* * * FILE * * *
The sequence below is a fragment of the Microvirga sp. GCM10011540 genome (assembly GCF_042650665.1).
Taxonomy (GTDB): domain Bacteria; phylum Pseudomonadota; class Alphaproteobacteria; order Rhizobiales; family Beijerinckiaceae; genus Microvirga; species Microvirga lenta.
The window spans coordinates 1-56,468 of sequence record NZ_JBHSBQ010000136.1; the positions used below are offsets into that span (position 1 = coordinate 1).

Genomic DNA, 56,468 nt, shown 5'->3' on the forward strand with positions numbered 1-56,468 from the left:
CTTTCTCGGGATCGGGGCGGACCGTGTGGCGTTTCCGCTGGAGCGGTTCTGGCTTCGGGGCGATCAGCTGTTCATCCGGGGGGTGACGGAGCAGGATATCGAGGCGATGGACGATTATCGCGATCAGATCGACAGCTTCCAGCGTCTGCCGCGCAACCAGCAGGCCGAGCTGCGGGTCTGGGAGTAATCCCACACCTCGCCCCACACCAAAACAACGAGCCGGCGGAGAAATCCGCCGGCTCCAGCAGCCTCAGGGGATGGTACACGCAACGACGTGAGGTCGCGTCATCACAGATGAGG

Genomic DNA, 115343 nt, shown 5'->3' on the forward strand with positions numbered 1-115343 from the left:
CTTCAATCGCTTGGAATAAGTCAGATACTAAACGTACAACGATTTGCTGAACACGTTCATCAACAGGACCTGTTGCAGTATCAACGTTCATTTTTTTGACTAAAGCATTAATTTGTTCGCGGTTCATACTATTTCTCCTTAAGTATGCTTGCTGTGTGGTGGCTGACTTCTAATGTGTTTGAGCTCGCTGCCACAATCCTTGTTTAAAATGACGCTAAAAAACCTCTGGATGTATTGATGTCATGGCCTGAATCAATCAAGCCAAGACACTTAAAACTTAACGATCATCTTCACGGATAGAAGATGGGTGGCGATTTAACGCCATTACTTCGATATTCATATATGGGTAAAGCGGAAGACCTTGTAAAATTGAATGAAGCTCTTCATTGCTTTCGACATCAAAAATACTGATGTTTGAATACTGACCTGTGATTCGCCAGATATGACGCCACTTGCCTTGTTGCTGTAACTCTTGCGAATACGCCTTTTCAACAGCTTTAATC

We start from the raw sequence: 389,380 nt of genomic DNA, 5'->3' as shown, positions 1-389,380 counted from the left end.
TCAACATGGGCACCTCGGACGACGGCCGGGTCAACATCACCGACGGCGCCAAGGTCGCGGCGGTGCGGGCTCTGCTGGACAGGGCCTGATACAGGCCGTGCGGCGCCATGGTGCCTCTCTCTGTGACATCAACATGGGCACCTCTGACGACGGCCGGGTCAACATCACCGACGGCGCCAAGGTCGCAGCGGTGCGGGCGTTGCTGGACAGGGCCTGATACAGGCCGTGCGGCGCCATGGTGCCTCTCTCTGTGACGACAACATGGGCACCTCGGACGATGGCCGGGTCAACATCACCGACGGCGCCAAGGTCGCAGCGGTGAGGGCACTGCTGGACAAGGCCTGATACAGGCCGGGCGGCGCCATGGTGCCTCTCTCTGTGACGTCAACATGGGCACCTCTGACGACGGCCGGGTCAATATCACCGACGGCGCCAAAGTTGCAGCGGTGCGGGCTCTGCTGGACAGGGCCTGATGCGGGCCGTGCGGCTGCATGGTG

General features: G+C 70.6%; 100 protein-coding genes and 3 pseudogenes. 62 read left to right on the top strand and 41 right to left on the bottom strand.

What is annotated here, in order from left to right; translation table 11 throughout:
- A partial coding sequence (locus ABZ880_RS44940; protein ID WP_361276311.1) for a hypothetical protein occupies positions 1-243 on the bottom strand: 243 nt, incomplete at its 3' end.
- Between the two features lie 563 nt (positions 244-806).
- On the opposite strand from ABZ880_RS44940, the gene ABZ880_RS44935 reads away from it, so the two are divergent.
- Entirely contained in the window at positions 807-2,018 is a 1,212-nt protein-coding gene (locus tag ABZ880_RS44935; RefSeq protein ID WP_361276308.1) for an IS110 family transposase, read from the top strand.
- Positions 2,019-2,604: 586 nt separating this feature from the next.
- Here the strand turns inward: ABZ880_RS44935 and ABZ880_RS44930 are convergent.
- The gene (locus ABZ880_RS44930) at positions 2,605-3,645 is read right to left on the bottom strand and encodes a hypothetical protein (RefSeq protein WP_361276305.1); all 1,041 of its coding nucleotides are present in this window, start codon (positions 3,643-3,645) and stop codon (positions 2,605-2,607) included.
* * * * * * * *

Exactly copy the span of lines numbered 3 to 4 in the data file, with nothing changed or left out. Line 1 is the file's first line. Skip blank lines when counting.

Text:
The window spans coordinates 1-56,468 of sequence record NZ_JBHSBQ010000136.1; the positions used below are offsets into that span (position 1 = coordinate 1).

Genomic DNA, 56,468 nt, shown 5'->3' on the forward strand with positions numbered 1-56,468 from the left: